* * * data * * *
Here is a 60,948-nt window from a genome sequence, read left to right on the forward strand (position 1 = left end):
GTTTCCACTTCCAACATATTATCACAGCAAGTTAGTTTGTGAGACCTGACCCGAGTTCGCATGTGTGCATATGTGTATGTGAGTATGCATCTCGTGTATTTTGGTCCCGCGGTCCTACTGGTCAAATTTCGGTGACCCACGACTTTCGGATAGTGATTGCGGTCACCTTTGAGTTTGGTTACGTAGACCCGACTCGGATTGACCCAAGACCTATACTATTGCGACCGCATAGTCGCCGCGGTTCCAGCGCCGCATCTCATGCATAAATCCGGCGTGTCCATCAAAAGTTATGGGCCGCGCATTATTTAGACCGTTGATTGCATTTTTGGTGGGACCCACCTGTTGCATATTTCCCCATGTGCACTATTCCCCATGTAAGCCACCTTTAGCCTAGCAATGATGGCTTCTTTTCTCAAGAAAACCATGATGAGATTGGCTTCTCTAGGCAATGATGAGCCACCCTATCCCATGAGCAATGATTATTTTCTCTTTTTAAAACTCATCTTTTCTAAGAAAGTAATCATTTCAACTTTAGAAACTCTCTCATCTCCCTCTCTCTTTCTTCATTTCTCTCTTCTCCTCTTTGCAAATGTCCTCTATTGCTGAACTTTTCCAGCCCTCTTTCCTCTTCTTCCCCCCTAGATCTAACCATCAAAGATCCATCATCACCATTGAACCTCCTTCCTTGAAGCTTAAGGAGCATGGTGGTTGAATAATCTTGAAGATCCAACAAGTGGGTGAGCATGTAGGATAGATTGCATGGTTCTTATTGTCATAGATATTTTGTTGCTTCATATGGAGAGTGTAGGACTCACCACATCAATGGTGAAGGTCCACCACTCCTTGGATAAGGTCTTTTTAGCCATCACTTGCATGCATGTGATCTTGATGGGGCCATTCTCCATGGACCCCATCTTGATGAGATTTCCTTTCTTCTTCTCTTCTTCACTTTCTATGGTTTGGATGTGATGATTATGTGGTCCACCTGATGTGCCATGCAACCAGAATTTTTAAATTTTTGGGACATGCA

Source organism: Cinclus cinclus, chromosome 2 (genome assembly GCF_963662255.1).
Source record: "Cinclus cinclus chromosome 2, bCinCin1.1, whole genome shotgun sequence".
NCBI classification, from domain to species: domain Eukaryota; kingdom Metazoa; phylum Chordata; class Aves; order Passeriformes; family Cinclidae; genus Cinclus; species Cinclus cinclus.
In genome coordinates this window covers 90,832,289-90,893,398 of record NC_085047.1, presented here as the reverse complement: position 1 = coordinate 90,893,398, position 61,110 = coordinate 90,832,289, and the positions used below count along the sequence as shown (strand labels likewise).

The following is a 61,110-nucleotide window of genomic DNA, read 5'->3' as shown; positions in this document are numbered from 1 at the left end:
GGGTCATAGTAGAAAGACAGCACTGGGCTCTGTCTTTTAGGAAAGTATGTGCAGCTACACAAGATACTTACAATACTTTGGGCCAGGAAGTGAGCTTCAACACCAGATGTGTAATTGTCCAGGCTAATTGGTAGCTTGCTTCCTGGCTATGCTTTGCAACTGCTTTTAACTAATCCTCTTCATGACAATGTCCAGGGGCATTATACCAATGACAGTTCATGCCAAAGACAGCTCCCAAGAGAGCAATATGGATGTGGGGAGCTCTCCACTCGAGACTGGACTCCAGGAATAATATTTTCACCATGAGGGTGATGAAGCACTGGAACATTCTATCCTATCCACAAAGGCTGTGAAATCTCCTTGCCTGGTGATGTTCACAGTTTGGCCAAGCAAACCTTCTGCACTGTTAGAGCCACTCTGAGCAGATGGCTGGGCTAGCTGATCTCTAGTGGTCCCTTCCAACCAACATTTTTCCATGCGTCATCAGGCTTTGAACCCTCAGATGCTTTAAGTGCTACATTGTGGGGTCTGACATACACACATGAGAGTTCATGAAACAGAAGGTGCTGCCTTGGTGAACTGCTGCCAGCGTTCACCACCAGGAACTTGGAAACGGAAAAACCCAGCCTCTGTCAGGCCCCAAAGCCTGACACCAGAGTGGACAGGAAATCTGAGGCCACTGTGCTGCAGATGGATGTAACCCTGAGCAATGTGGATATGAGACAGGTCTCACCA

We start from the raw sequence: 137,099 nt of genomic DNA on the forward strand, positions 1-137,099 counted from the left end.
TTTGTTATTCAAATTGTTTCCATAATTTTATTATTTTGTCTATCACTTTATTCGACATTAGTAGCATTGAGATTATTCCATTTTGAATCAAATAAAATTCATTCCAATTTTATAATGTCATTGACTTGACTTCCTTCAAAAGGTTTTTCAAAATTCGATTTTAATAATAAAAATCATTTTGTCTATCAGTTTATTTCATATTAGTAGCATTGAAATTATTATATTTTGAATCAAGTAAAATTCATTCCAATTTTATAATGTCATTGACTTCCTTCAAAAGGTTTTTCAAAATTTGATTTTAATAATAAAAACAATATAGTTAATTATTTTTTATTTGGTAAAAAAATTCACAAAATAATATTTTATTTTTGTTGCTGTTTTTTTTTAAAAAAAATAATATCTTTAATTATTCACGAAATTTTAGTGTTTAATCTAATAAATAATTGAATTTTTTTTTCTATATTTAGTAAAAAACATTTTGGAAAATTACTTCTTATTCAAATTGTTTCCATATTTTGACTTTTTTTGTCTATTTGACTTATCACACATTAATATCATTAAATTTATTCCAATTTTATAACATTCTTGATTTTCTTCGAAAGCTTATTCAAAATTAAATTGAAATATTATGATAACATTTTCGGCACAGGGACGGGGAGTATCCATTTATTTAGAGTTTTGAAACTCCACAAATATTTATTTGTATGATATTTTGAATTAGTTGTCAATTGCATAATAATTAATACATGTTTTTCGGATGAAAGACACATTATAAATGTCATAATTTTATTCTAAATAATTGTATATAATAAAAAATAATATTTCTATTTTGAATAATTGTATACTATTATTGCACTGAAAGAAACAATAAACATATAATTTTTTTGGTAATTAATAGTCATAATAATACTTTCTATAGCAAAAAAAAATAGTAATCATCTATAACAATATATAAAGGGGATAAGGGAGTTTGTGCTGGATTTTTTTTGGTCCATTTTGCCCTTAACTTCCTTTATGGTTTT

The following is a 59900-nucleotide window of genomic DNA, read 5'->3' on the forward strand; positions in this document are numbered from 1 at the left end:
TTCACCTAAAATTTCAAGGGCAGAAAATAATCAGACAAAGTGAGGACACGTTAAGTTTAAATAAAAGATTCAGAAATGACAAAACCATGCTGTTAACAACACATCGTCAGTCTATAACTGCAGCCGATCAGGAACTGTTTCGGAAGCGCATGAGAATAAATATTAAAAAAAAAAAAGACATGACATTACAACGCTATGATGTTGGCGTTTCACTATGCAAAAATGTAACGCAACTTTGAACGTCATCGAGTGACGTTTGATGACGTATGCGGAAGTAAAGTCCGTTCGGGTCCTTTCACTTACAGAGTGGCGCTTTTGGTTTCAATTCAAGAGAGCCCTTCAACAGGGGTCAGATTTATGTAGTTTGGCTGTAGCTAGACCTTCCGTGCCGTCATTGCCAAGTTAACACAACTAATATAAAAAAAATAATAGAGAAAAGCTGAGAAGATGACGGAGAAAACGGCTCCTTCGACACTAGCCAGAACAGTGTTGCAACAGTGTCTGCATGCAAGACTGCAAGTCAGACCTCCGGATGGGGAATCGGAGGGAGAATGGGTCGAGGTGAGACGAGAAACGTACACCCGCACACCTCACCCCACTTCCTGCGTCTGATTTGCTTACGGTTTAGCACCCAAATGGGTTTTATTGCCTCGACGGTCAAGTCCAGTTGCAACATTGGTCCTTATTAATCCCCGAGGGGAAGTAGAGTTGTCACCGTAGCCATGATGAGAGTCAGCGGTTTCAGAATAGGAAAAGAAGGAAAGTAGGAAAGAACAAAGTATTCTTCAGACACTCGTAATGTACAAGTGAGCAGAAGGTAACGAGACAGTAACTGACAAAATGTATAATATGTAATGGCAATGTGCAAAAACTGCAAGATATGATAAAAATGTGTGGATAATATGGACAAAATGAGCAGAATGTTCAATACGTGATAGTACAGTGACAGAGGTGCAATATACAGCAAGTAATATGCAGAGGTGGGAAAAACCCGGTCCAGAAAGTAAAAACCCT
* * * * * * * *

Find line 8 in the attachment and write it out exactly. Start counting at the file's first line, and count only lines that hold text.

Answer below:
GGGTCATAGTAGAAAGACAGCACTGGGCTCTGTCTTTTAGGAAAGTATGTGCAGCTACACAAGATACTTACAATACTTTGGGCCAGGAAGTGAGCTTCAACACCAGATGTGTAATTGTCCAGGCTAATTGGTAGCTTGCTTCCTGGCTATGCTTTGCAACTGCTTTTAACTAATCCTCTTCATGACAATGTCCAGGGGCATTATACCAATGACAGTTCATGCCAAAGACAGCTCCCAAGAGAGCAATATGGATGTGGGGAGCTCTCCACTCGAGACTGGACTCCAGGAATAATATTTTCACCATGAGGGTGATGAAGCACTGGAACATTCTATCCTATCCACAAAGGCTGTGAAATCTCCTTGCCTGGTGATGTTCACAGTTTGGCCAAGCAAACCTTCTGCACTGTTAGAGCCACTCTGAGCAGATGGCTGGGCTAGCTGATCTCTAGTGGTCCCTTCCAACCAACATTTTTCCATGCGTCATCAGGCTTTGAACCCTCAGATGCTTTAAGTGCTACATTGTGGGGTCTGACATACACACATGAGAGTTCATGAAACAGAAGGTGCTGCCTTGGTGAACTGCTGCCAGCGTTCACCACCAGGAACTTGGAAACGGAAAAACCCAGCCTCTGTCAGGCCCCAAAGCCTGACACCAGAGTGGACAGGAAATCTGAGGCCACTGTGCTGCAGATGGATGTAACCCTGAGCAATGTGGATATGAGACAGGTCTCACCA